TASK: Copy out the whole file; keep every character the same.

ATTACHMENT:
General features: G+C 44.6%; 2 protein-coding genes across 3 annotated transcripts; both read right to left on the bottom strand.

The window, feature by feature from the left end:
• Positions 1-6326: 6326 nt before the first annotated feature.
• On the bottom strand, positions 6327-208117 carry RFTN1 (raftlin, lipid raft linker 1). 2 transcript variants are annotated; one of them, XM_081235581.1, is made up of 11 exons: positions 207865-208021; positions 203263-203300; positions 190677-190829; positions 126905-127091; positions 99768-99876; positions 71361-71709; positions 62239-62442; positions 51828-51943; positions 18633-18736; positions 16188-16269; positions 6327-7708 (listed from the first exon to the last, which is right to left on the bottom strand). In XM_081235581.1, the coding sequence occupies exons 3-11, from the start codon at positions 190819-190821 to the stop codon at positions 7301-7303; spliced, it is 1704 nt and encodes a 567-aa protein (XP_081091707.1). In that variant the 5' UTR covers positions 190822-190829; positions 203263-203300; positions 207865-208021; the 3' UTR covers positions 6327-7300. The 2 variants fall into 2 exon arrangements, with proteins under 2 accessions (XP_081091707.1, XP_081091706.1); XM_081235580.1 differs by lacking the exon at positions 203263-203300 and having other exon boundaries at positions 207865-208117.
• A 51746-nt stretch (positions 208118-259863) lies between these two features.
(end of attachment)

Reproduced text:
General features: G+C 44.6%; 2 protein-coding genes across 3 annotated transcripts; both read right to left on the bottom strand.

The window, feature by feature from the left end:
• Positions 1-6326: 6326 nt before the first annotated feature.
• On the bottom strand, positions 6327-208117 carry RFTN1 (raftlin, lipid raft linker 1). 2 transcript variants are annotated; one of them, XM_081235581.1, is made up of 11 exons: positions 207865-208021; positions 203263-203300; positions 190677-190829; positions 126905-127091; positions 99768-99876; positions 71361-71709; positions 62239-62442; positions 51828-51943; positions 18633-18736; positions 16188-16269; positions 6327-7708 (listed from the first exon to the last, which is right to left on the bottom strand). In XM_081235581.1, the coding sequence occupies exons 3-11, from the start codon at positions 190819-190821 to the stop codon at positions 7301-7303; spliced, it is 1704 nt and encodes a 567-aa protein (XP_081091707.1). In that variant the 5' UTR covers positions 190822-190829; positions 203263-203300; positions 207865-208021; the 3' UTR covers positions 6327-7300. The 2 variants fall into 2 exon arrangements, with proteins under 2 accessions (XP_081091707.1, XP_081091706.1); XM_081235580.1 differs by lacking the exon at positions 203263-203300 and having other exon boundaries at positions 207865-208117.
• A 51746-nt stretch (positions 208118-259863) lies between these two features.